Oil isn’t the only thing that’s been changing in the past year. As the US continues to see plummeting oil prices thanks to an overabundance of it, 2015 saw coal use for energy production drop from 39% of total energy production to 34%. This drop in use reflects the closure of coal fired power plants, as well as an increased demand for other forms of energy, particularly among the renewable sector. The last time we had a coal mix this low was back in 1949.
Carbon emissions are also on the decline thanks to the reduction in coal use. This past year’s levels were 18% lower than 2005’s levels, which is a significant drop, considering that the coal industry was the biggest polluter and the prime target of President Obama’s clean energy plan. The drop in emissions is a little more than half of the target President Obama set of
Climate change is taking its toll around the world. California is facing massive droughts where wildfires are becoming common occurrences, polar ice caps are deteriorating at rapid rates, and storms are becoming stronger. The energy sector is especially concerned with record temperatures, droughts, and storms and their potential for destruction and disruption of power facilities.
Energy secretary Ernest Moniz mentioned that the extreme temperatures and droughts caused by climate change have had a damaging effect on energy infrastructure throughout the United States. He adds “we need innovative solutions that will make our energy sector more resilient, more flexible, and more efficient….” He made these comments alongside Mayor Eric Garcietti at a Los Angeles fire station that was about to be outfitted with solar panels and battery backup energy storage systems. These battery backups are needed more and more, particularly in California, where wildfires constantly threaten power lines.
When you hear the name “Tesla,” what do you think of? The gas-less electric vehicle? Tesla coils? Tesla was more than an inventor whose namesake went on to brand a sleek electric vehicle; he was a visionary that brought the modern world many useful things. In fact, every electronic device that you plug in inside your home is based on Tesla’s design for electrical energy transmission: alternating current or AC.
Though Thomas Edison, a mentor of Tesla, designed the light bulb, Tesla made the transmission of energy to power the light bulb more efficient. Alternating current reverses the direction of the flow of electrons at regular intervals. Thomas Edison’s method was direct current, or DC. This sends the electrons only in one direction. We still use this method through the use of batteries, but AC is definitely superior.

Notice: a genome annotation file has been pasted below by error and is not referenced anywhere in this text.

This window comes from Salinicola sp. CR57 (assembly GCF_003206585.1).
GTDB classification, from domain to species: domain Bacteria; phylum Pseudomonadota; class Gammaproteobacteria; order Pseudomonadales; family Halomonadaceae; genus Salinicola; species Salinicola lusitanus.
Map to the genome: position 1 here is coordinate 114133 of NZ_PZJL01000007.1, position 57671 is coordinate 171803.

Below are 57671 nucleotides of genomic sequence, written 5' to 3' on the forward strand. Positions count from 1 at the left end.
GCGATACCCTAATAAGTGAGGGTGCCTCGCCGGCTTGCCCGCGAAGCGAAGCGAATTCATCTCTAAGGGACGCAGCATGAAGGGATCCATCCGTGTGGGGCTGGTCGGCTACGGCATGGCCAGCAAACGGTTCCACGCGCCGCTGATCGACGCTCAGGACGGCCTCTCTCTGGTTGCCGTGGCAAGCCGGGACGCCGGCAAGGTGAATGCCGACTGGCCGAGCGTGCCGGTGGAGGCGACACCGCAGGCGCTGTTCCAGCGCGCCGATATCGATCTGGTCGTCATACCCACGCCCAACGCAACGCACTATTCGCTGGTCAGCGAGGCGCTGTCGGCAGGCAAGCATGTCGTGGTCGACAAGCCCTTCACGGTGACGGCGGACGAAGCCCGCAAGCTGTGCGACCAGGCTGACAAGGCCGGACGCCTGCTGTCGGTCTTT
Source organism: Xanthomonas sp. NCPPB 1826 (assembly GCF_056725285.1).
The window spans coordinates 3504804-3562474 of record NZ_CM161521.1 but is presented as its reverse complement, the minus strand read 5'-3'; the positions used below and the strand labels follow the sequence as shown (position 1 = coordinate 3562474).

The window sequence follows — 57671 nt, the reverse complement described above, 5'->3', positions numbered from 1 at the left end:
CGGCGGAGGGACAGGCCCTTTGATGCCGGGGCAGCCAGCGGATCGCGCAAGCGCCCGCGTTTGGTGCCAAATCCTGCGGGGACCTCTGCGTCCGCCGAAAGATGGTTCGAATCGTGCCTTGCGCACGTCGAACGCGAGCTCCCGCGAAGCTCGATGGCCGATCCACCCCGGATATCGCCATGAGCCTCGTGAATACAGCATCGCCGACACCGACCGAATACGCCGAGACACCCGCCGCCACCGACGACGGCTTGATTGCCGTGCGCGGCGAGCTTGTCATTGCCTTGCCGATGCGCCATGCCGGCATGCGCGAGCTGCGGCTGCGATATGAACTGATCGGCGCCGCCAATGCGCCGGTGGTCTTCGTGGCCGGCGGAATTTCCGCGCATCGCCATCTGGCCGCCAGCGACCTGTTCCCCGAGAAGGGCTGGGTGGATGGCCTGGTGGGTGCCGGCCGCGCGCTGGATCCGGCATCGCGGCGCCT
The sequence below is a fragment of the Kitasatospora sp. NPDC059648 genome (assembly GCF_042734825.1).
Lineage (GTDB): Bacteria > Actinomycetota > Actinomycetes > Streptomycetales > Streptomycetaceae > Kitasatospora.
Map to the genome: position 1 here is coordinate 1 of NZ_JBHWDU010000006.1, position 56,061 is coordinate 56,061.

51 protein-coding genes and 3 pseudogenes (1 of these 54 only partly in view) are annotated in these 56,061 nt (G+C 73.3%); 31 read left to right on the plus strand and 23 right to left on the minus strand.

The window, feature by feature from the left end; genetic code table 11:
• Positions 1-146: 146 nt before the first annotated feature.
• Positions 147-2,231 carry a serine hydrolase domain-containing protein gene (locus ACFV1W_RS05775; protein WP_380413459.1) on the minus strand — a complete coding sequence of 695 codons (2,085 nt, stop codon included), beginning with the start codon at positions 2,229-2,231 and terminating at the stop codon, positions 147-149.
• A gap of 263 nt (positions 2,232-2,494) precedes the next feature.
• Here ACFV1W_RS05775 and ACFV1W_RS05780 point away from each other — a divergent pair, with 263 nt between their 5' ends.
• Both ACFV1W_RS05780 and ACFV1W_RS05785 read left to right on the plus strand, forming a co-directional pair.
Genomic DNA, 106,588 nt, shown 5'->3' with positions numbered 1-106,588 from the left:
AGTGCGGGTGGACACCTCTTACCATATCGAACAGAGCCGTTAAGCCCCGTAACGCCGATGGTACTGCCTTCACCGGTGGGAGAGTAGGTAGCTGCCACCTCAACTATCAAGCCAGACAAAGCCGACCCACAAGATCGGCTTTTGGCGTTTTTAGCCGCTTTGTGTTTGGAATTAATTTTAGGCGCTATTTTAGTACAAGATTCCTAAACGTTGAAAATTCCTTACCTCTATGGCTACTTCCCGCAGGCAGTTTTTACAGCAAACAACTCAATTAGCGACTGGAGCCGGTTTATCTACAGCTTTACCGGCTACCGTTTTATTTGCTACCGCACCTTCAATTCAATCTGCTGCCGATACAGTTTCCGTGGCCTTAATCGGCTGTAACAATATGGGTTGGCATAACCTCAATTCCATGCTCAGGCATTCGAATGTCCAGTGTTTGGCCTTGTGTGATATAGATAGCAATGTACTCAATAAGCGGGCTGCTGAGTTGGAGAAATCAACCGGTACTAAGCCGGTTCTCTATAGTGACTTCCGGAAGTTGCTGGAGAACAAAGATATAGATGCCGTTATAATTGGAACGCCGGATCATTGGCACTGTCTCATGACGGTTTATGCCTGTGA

Among Tesla’s 300 or so patents, he
All of our thoughts and actions are the results of electrical impulses in our brains, travelling along nerves to muscles all over our body. Just typing the words in this blog results from thousands upon thousands of little electric impulses causing the muscles to expand and contract, forming precise, deft movements (when they don’t make typos) that allow a person to type. These electrical impulses are just like any other electrical charge you’d find in the world outside our bodies. From batteries to natural gas plants, hand crank generators to wind turbines. What if we could harness that energy?
All of the electrical impulses in our body, like that in a battery, come from chemical energy. Take the heart, for example. The cells of the heart (specifically, SA node cells) contain potassium at their center. Outside of a membrane barrier, there is sodium and calcium. As
“I love high humidity!” said no one, ever. Well, maybe no one except scientists. Recent discoveries in energy production technologies have revealed that humidity and the evaporation of water can produce energy. Through the medium of bacterial spores, bioengineers at Columbia University discovered that small “engines” can be produced using water as the sole fuel source.
In most cases, fuel is burned causing a chemical reaction which produces energy. In the case of the “evaporation engine” and the “moisture mill,” the only fuel is water, but it is not burned, only absorbed. The bacteria spores absorb water in the atmosphere around them, swelling their size. When the spore is exposed to dry air, it releases this moisture and shrinks. It may not seem like much is happening, but that shrinking and expanding can be used to great effect in generating energy.